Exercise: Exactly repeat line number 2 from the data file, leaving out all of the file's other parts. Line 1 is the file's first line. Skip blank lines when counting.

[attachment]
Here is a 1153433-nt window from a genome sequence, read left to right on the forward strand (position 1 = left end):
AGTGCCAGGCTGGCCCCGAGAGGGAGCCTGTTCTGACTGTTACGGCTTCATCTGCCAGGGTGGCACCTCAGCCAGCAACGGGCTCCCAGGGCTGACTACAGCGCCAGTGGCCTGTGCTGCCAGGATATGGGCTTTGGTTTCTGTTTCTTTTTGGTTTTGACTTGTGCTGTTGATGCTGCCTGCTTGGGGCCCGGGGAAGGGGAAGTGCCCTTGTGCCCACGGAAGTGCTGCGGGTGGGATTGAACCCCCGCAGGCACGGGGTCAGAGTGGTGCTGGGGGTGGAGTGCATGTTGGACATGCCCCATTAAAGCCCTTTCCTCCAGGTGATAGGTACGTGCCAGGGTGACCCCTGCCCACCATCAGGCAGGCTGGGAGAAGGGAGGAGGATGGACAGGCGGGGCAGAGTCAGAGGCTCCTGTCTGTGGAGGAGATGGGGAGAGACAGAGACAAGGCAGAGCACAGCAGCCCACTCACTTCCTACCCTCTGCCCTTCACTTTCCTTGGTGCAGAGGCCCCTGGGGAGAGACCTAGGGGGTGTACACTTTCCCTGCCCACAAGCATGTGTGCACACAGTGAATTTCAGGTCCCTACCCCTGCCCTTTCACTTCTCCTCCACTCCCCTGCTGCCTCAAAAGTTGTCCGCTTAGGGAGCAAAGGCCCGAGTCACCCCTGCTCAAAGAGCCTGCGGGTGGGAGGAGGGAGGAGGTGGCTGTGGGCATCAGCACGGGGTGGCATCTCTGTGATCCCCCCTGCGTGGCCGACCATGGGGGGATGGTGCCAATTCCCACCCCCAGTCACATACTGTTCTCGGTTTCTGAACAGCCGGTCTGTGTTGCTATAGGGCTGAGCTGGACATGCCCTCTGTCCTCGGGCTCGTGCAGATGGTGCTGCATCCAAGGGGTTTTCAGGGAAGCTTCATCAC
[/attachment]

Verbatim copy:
AGTGCCAGGCTGGCCCCGAGAGGGAGCCTGTTCTGACTGTTACGGCTTCATCTGCCAGGGTGGCACCTCAGCCAGCAACGGGCTCCCAGGGCTGACTACAGCGCCAGTGGCCTGTGCTGCCAGGATATGGGCTTTGGTTTCTGTTTCTTTTTGGTTTTGACTTGTGCTGTTGATGCTGCCTGCTTGGGGCCCGGGGAAGGGGAAGTGCCCTTGTGCCCACGGAAGTGCTGCGGGTGGGATTGAACCCCCGCAGGCACGGGGTCAGAGTGGTGCTGGGGGTGGAGTGCATGTTGGACATGCCCCATTAAAGCCCTTTCCTCCAGGTGATAGGTACGTGCCAGGGTGACCCCTGCCCACCATCAGGCAGGCTGGGAGAAGGGAGGAGGATGGACAGGCGGGGCAGAGTCAGAGGCTCCTGTCTGTGGAGGAGATGGGGAGAGACAGAGACAAGGCAGAGCACAGCAGCCCACTCACTTCCTACCCTCTGCCCTTCACTTTCCTTGGTGCAGAGGCCCCTGGGGAGAGACCTAGGGGGTGTACACTTTCCCTGCCCACAAGCATGTGTGCACACAGTGAATTTCAGGTCCCTACCCCTGCCCTTTCACTTCTCCTCCACTCCCCTGCTGCCTCAAAAGTTGTCCGCTTAGGGAGCAAAGGCCCGAGTCACCCCTGCTCAAAGAGCCTGCGGGTGGGAGGAGGGAGGAGGTGGCTGTGGGCATCAGCACGGGGTGGCATCTCTGTGATCCCCCCTGCGTGGCCGACCATGGGGGGATGGTGCCAATTCCCACCCCCAGTCACATACTGTTCTCGGTTTCTGAACAGCCGGTCTGTGTTGCTATAGGGCTGAGCTGGACATGCCCTCTGTCCTCGGGCTCGTGCAGATGGTGCTGCATCCAAGGGGTTTTCAGGGAAGCTTCATCAC